Kensington Middle School Site Battle Resumes Thursday
From Bethesda Now – By Aaron Kraut
A Montgomery County Circuit Court judge will resume a hearing tomorrow on the school system's controversial plan to build a middle school in Kensington's Rock Creek Hills Local Park.
Neighbors of the park (3701 Saul Rd.) and members of the Rock Creek Hills Citizens' Association have vociferously challenged the MCPS decision to build there at virtually every step, prompting superintendent Joshua Starr to start a new site selection process, filing an unsuccessful appeal with the Maryland State Board of Education and last September filing suit in county court.
MCPS claims it can build on the park because the Board of Education owns it. It is the site of a former MCPS school, but the school system transferred the land to the Maryland National Capital Park and Planning Commission (M-NCPPC).
In November 2011, Starr said one of the reasons for starting a new site selection process was concern about the M-NCPPC's use of open space funds to improve the park in the early 1990's:
When the M-NCPPC developed the park in the early 1990s they accepted funds from the Program Open Space (POS). This is a program managed by the Maryland Department of Natural Resources to distribute funds from the Federal Land and Water Conservation Fund to preserve open space.
The use of Program Open Space funds was inconsistent with the reclamation terms of the transfer agreement under which the M-NCPPC took title to the property. This was the case since use of these funds places restrictions on future public use of parks, in contradiction with the terms of the original transfer agreement.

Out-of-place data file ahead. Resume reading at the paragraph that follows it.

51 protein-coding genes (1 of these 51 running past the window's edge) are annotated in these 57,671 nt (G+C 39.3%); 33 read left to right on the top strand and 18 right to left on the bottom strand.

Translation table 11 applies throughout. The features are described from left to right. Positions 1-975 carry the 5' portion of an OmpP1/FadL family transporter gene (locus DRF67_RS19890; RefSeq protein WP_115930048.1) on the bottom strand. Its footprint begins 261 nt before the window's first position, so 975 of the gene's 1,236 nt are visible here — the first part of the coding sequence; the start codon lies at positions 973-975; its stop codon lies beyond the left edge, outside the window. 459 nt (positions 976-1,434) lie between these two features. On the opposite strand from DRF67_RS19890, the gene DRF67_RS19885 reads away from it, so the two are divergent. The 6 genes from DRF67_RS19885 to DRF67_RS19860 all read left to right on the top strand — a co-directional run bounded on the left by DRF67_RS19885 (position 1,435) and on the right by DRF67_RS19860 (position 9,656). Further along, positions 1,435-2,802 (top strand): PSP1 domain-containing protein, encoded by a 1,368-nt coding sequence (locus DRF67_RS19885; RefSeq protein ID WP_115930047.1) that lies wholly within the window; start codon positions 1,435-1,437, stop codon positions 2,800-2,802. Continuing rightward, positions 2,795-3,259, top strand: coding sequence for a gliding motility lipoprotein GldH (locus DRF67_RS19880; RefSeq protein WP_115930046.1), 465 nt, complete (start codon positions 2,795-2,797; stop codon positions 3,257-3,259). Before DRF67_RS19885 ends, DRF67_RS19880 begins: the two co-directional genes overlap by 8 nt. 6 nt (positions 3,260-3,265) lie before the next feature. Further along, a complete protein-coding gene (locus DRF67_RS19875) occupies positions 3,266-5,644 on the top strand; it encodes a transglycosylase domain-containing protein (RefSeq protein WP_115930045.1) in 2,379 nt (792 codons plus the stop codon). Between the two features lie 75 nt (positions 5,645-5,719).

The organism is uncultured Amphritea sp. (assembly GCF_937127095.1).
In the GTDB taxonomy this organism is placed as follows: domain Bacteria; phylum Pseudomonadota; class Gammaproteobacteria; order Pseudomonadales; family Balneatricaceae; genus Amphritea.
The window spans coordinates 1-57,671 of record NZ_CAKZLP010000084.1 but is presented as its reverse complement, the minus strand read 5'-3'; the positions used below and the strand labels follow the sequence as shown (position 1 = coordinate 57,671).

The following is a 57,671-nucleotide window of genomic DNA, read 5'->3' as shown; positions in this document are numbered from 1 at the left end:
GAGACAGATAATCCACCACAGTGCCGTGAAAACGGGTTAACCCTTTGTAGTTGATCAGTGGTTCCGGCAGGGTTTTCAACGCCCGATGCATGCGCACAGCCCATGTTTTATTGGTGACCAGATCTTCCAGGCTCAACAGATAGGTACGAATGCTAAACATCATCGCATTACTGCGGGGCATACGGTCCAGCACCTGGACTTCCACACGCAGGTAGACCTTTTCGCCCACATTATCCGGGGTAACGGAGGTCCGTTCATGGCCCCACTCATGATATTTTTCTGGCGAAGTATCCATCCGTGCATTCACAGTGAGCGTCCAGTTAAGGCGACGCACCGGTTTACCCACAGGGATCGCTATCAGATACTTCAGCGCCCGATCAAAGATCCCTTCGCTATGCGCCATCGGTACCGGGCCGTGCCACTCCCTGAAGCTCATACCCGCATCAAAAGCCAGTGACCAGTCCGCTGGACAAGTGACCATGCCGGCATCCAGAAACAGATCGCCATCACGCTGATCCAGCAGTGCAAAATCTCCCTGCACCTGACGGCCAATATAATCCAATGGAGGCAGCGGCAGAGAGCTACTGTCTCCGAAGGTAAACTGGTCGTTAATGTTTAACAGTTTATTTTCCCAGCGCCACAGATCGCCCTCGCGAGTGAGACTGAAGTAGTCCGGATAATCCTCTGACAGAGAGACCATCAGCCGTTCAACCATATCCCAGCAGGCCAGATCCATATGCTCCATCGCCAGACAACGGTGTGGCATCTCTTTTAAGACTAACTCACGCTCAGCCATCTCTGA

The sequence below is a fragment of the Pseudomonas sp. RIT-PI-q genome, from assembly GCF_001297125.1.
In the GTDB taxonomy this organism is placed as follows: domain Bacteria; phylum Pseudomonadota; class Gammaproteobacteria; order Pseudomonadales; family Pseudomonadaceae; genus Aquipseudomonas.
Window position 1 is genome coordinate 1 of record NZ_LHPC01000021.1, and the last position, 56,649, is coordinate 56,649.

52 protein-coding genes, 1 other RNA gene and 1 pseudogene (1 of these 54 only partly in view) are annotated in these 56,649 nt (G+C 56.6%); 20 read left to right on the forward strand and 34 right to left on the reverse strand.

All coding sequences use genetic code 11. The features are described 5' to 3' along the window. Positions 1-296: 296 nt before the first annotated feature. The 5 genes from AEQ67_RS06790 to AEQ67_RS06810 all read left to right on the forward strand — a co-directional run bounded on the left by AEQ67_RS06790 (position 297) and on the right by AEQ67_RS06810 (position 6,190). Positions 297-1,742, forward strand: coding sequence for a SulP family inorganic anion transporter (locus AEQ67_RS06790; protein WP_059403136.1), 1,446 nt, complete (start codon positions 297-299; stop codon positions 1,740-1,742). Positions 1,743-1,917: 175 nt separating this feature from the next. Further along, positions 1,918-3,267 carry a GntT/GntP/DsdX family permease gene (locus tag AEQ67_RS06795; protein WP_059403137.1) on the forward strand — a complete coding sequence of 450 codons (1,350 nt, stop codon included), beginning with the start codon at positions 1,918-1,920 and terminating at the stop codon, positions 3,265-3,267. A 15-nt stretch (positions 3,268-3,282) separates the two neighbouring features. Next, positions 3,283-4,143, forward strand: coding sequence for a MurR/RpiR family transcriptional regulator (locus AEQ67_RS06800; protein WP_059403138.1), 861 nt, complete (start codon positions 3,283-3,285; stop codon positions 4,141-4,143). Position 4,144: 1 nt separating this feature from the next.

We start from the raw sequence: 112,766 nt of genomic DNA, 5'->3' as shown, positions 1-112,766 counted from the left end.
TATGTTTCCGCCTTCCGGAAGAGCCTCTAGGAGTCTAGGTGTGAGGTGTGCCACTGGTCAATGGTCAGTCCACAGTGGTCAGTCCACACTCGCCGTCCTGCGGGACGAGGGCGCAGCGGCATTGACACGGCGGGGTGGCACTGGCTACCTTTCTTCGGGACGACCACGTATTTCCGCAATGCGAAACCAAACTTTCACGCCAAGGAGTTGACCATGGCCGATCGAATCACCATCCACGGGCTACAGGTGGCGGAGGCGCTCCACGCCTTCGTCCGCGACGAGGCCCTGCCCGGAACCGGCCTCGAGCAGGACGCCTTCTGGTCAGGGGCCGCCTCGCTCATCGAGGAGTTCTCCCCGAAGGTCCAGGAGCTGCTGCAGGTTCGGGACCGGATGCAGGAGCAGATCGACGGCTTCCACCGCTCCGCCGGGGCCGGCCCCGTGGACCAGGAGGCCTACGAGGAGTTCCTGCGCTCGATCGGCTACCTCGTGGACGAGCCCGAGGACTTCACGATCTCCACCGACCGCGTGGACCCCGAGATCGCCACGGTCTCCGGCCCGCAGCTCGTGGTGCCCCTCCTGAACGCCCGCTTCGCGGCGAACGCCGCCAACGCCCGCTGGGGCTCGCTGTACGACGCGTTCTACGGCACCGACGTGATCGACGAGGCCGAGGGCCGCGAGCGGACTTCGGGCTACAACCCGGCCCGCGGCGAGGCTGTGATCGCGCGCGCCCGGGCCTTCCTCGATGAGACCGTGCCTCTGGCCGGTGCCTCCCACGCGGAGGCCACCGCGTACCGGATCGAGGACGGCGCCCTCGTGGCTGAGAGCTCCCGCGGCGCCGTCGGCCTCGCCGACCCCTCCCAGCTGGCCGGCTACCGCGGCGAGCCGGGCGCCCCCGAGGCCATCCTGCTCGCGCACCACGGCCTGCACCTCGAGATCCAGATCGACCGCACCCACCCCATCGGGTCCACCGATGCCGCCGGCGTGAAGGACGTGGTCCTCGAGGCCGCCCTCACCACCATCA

After the second site selection process, Starr recommended the site and the Board of Education approved it in April of 2012. The Save The Rock Creek Hills Park group then filed the suit that will again be discussed tomorrow at 2 p.m. in Circuit Court.
Opponents of the middle school on the park site want to preserve the land for park uses. In 2011, the Montgomery County Planning Board raised concerns about using park land for new school sites.
As the episode has played out, Bethesda-Chevy Chase cluster parents foremost concerned with overcrowding in the cluster, have seemingly grown weary of the process. At a Western Montgomery County Citizens Advisory Board meeting on Monday, one was dismissive of the lawsuit when discussing overcrowding with MCPS planner Bruce Crispell.
MCPS is planning for the new middle school to open in August 2017 to deal with over-enrollment at Westland Middle School and the reassignment of Grade 6 students from Chevy Chase and North Chevy Chase Elementary Schools.
Westland received a six-classroom addition in the 2009-2010 school year, but as the only middle school in the cluster was 136 students over its 1,063 capacity this year. Crispell said MCPS is projecting 1,600 middle school students in the cluster when the Grade 6 reassignments are made.